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SEATTLE—The Seahawks improved to 2-0 this preseason with a 20-13 win over the Minnesota Vikings on Friday night at CenturyLink Field, a victory that featured more strong play in all three phases of the game, a second straight standout performance from Kasen Williams, and continued excellence from two of Seattle’s top offensive players, Russell Wilson and Doug Baldwin.
Here are six rapid reactions to Seattle’s victory:
1. Wilson To Baldwin? Yeah, That Still Works.
Not that there was much concern about the pass-and-catch duo that has been a huge part of Seattle’s offense for five years, but Friday’s game served notice that Wilson-to-Baldwin is still an awfully effective method of advancing the ball down the field. Baldwin, who finished with four catches for 69 yards, all in the first quarter, started his day with a spectacular leaping grab. He also had a 37-yard catch and run, getting wide open by turning around Vikings corner Mackensie Alexander with a double move.
"I had a lot of fun," Baldwin said of his performance. "I got tackled really hard one time, so it is a welcome back to football. It's not the offseason anymore. I am excited to be back out there with my teammates more than anything on the football field, playing and doing what we love."
Wilson, meanwhile, was 13 for 18 for 206 yards and two touchdowns, good for a 147.0 passer rating.
"I felt great and super in-tuned," Wilson said postgame. "I am ready to roll. I am excited about the season and just taking one game at a time. All the preparation, you know, that's where the separation is. Just continue to work and work and take it one game at a time, not being too high, not being too low. We are excited. We have a lot of talent and those guys make it easy on me. It's not only me, it's those guys making plays."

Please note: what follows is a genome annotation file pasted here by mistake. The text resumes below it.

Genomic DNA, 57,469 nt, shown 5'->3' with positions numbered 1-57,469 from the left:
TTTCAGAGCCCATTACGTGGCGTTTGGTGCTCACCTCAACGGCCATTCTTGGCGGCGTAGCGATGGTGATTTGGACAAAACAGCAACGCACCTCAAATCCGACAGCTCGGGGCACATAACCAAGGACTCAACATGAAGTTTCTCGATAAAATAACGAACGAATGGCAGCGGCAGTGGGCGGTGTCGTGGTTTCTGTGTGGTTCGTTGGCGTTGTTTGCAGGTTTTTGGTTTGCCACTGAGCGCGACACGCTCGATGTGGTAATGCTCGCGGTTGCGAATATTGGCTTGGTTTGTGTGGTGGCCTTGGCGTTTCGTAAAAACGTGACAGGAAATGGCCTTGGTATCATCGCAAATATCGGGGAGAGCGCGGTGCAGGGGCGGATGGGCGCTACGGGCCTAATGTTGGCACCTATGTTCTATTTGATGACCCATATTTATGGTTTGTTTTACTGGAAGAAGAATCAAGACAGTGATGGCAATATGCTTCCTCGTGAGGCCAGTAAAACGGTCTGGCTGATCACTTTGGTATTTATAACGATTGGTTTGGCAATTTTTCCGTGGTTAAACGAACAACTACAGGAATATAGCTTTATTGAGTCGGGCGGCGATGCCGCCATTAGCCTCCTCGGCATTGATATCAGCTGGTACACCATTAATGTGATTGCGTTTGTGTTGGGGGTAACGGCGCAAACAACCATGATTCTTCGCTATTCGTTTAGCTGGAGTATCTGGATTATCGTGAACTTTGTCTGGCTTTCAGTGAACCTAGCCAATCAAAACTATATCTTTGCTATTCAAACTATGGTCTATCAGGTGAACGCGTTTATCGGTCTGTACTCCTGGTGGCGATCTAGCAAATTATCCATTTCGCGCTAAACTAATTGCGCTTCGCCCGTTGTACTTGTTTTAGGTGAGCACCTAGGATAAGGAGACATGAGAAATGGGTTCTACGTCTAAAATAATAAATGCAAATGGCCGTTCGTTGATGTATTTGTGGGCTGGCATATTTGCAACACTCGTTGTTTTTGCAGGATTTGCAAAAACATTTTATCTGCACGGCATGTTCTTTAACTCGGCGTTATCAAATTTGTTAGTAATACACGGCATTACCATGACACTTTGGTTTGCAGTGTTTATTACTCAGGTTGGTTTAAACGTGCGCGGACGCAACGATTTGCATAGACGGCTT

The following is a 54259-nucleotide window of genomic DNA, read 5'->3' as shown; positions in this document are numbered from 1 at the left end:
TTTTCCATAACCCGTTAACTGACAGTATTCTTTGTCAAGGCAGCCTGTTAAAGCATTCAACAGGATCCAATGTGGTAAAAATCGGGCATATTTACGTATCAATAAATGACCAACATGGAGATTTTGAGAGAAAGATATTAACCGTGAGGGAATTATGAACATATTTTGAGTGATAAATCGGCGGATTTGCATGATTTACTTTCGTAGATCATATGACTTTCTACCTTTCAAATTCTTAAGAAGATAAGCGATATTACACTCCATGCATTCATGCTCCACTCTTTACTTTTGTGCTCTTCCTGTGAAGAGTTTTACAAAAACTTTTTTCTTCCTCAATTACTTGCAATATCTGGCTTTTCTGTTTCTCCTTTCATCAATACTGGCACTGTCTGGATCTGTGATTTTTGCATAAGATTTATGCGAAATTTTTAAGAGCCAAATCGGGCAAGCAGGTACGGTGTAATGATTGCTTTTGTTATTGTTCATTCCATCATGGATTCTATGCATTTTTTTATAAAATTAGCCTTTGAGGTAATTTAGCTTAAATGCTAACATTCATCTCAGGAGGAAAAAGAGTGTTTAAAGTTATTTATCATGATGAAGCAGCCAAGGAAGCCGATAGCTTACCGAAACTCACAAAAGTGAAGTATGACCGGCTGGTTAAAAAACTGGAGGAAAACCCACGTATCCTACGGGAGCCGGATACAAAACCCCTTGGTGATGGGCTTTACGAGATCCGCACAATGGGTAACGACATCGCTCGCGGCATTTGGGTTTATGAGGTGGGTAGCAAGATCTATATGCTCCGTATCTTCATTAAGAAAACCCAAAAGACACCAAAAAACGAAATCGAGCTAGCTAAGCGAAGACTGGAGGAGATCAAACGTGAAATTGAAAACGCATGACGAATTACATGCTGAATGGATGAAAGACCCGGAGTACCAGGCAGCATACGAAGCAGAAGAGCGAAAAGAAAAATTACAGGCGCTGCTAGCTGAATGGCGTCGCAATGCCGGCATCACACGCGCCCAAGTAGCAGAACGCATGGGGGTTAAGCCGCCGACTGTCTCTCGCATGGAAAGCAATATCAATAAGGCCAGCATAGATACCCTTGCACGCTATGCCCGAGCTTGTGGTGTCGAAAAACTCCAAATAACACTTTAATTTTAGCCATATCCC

2. Rookie Shaquill Griffin Was Busy.
As was the case last week, Shaquill Griffin stayed in the game longer than most of Seattle’s defensive starters, and the rookie cornerback was tested often. If Griffin does end up winning a starting job or a big role on defense, getting a lot of action is probably good for him, because as other starting cornerbacks can attest, teams tend to shy away from Richard Sherman, meaning a lot of action for whoever is on the other side of the field.
Griffin’s busy day produced somewhat mixed results; he did give up a few catches, but mostly on underneath routes, and most importantly, he didn’t get beat deep. The one time the Vikings took a shot down the sideline at Griffin, he was in position to break up the pass, and he also had a nice pass breakup on a slant route.
“I was impressed with his mentality because they come out and they throw a couple balls at him," Seattle head coach Pete Carroll said of Griffin's day. "He got shoved a little bit on one, he’s there on the other one and they catch it, and then when the quarter turns around they come after him — double move him with the same look seeing if they can get him biting, he’s right on top and made the play. They came after him again downfield and made another play on the deep ball. I think he knocked a ball away on a shorter pass.
"He did that, but more than that his mentality. He was having fun playing football. He was competing and battling and listening to the coaching and all of that and very receptive. He was fine. He was fine with it, so that’s a big deal.”
3. Kasen Williams Continues To Shine.
On a contested ball down the left sideline, Kasen Williams leapt into the air to haul in a spectacular grab.
No, you’re not reading a story about last week’s game in Los Angeles.